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Last week saw the Electorate of the United Kingdom make probably their biggest ever decision at the Polling Booth when they were asked two simple questions:
This was the result:
Remain: 16,141,241 (48.1%)
Leave: 17,410,742 (51.9%)
Total Electorate: 46,500,001
Turnout: 72.2%
Rejected Ballots: 25,359
The ballot took place after weeks of what can only be described as total acrimony across the whole political spectrum, with the most unlikely cross party allegiances forming to get their opinions over to the electorate. I am sure that there were other personal and political agendas also coming into play which ultimately left the Prime Minister tendering his resignation, the Leader of the Opposition receiving a vote of no confidence from 80% of his colleagues and the Leader of the Scottish Government contemplating another referendum vote as to whether to stay a part of the UK or not!
For my part I now have to contemplate what Brexit means for businesses as far as VAT and other Indirect Taxes are concerned and below I cover some of the issues.
Leaving the EU will undoubtedly lead to changes in VAT but will also provide the UK with freedom to set its own VAT and duty rates, without seeking clearance from the EU. This will be very attractive to future Chancellors looking to raise additional revenues or provide VAT reliefs in other areas (one of the major issues raised by the Brexit campaigners was VAT on domestic fuel and our inability to provide relief due to EU legislation).
In 1973 VAT was introduced into the UK as a requirement of joining the EU and so UK VAT law has always been required to comply with EU VAT law.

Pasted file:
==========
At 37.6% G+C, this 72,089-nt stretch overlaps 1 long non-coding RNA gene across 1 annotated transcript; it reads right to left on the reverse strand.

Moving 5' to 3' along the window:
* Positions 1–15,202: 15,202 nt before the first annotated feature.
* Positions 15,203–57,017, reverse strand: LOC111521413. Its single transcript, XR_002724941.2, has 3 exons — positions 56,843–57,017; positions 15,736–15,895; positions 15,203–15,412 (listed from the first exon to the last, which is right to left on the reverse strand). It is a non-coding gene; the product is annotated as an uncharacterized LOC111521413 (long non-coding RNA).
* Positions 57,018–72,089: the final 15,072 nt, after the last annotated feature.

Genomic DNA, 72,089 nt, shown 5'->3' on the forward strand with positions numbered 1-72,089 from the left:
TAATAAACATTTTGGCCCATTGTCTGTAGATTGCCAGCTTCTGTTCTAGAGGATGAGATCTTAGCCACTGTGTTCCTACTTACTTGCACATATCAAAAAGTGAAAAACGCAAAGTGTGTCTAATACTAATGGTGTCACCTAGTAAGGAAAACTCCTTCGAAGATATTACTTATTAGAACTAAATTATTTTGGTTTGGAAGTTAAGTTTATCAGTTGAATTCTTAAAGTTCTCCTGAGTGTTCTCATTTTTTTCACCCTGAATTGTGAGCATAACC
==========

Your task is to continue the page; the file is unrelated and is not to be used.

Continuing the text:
Going forward, I see the main changes being centred around the status of EU law and the UK’s previous requirement to adopt EU legislation. This will all now need to be brought into UK law.
Long-standing principles established by decisions of the Court of Justice of the European Union may no longer be applicable in the UK. The opportunity to refer a contentious issue for an EU ruling will also disappear, with the UK having sole control over the process.
There will obviously be changes to international transactions and how the UK will trade with the EU in the future. Even if the UK remains in some form of Customs Union, there will be compliance changes for VAT. 
In all probability, VAT is here to stay and will almost certainly remain on ‘all fours’ with the EU VAT Directive. How we trade with the remaining EU member states in future depends on negotiations, but I honestly cannot see things changing in regards to the long standing contracts already in place.  
The Conservative Party now have to elect a new leader who will automatically become Prime Minister and it will be he or she who will decide when to exercise Article 50 of the EU Treaty (Formal Notice to Quit the EU). Until then nothing really changes. 
Once Article 50 has been triggered there will be a transitional period before any new agreement is implemented (probably looking at two years, so it could be 2018 before the UK is independent of the EU).
What I do see now is a fantastic opportunity for UK businesses to enter into Free Trade Agreements/Arrangements with the rest of the world, free from the shackles and red tape of the EU. 
Exciting times ahead! 
Stephen Fennell is CEO of SEF VAT & Indirect Tax Consultants Ltd. Visit
Glenn Baker

Glenn is a professional writer/editor with 50-plus years’ experience across radio, television and magazine publishing.


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